brand book bites from Converge

(“brand book bites” are book write-ups that highlight the most interesting brand stories in the latest best-selling books.  Subscribe to my feed so you don’t miss these regular bulleted briefings on the books I recommend.)

–  the book:  Converge:  Transforming Business at the Intersection of Marketing and Technology – the ultimate business card for Razorfish, one of the original digital marketing agenciesconverge

–  the brains:  Bob Lord who was Razorfish’s Global CEO until he took the reins at AOL Networks a couple months back, and Ray Velez, Global CTO of the agency, who I enjoyed spending a few moments with talking about the book

–  the best bits:

Converge is about, well, convergence – but I found the authors’ definition of convergence to be illuminating:  “Convergence is the coming together of three irresistible forces – media, technology, and creativity – to meet an immovable object:  the enterprise.”  Actually they call it a “collision” and they offer the book as a roadmap for understanding and then navigating through the mash-up.

The book outlines the five principles practiced by companies that excel at Convergence:

  1. customer centricity – structure your organization around the customer journey
  2. reject silos – enabling better collaboration among marketing, technology, and creative functions
  3. act like a start-up – approaching technology and organizational structure with agility and rapid prototyping
  4. cross-disciplinary mindset – looking for intersections where innovation can occur and removing associative barriers
  5. think of your brand as a service – instead of selling stuff, you’re in the business of filing customers’ needs (see my brand book bite on Youtility for more on this topic)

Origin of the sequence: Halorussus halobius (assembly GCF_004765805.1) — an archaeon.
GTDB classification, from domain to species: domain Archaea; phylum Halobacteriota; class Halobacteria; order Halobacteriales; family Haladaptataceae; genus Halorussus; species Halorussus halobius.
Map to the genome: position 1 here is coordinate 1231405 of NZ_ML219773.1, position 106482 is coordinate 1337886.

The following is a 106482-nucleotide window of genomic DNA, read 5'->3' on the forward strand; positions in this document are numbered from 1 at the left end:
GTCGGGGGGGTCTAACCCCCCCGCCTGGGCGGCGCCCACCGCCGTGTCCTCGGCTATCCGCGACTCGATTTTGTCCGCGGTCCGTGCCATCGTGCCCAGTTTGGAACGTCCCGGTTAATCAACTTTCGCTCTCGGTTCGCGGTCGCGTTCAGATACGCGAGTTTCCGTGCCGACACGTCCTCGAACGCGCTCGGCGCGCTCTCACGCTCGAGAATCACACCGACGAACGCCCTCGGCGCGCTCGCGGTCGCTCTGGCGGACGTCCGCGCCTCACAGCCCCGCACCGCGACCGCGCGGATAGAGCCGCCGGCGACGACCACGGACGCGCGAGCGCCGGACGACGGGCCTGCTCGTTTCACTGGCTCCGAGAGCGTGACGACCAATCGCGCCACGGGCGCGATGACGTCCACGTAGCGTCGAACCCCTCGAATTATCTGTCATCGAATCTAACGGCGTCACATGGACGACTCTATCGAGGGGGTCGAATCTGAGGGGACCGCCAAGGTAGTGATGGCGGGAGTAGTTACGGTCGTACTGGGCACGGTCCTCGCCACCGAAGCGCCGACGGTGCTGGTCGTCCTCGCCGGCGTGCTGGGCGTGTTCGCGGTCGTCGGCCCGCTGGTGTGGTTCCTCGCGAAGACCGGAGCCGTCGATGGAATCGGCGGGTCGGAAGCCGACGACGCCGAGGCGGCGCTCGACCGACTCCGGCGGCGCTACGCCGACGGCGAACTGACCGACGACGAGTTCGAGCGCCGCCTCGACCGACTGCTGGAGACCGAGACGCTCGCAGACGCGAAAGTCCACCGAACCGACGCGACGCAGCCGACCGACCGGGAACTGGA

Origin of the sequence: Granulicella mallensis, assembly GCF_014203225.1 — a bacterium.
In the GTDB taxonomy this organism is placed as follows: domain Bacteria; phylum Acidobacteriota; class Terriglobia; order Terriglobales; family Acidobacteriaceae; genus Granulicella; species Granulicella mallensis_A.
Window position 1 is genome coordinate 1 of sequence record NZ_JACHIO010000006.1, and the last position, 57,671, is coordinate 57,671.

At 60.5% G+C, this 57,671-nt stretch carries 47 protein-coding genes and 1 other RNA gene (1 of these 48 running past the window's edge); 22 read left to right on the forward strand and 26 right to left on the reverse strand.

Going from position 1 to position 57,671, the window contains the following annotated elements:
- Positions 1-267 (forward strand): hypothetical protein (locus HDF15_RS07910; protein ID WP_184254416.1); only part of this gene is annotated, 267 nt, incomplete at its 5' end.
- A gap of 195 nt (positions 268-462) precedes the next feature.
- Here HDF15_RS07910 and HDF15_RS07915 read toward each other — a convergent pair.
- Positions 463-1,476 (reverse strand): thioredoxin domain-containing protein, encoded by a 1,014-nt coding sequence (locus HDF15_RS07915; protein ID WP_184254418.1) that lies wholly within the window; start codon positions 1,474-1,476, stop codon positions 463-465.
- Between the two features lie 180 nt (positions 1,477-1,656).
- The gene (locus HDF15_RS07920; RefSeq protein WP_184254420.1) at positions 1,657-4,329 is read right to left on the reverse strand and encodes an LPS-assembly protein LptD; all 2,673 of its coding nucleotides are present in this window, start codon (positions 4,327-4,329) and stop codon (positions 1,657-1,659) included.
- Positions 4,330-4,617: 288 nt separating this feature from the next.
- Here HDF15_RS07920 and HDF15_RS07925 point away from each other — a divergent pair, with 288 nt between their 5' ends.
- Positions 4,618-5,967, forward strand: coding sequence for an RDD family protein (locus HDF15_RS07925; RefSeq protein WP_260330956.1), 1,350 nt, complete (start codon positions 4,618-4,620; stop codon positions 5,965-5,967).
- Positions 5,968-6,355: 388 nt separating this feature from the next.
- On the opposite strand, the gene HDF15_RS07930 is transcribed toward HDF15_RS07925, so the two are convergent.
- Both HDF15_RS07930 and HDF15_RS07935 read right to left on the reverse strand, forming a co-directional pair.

–  the brand story:

The authors describe the new reality of marketing saying, “The commerce experience for your consumers is one of your strongest marketing opportunities…the transaction is now the center of a cyclical and continuous brand experience.” In short, “marketing is commerce and commerce is marketing.”

As an example, they point to Moosejaw, a 14-unit chain of outdoor outfitters (I’ve been a fan of Moosejaw for many years – see this post of mine from 2009!)

Behind the brand’s irreverent personality is a powerful commerce engine designed to serve a customer “an amazingly delightful experience” in any channel.  Moosejaw service reps use cash registers to access the same view of product, pricing, inventory, marketing, promotions, and customers as its salespeople have when they’re using iPod Touches to help them interact with customers.  As such, Moosejaw people “know what they need to know to improve the shopping experience and…customers have come to view them as sources of knowledge.”

As Ray says, “It’s an amazing quirky standout brand that sets itself apart because they’re not using traditional media to create the brand – instead they’re putting the customer in the center and using creative excellence.”

–  the bottom line:   The implications of Convergence on brand-building is made clear in the authors’ observation that business is shifting from “one unique big-brand message that’s packed up into a set of ‘matching luggage’ to multiple ideas for multiple audiences based on a single coherent brand platform.”

(This write-up is part of a Post2Post Virtual Book Tour – check out other write-ups by Scott Brinker, Renee Hopkins, William Eisenbrandt, and Jason Korman.)

other brand book bites:


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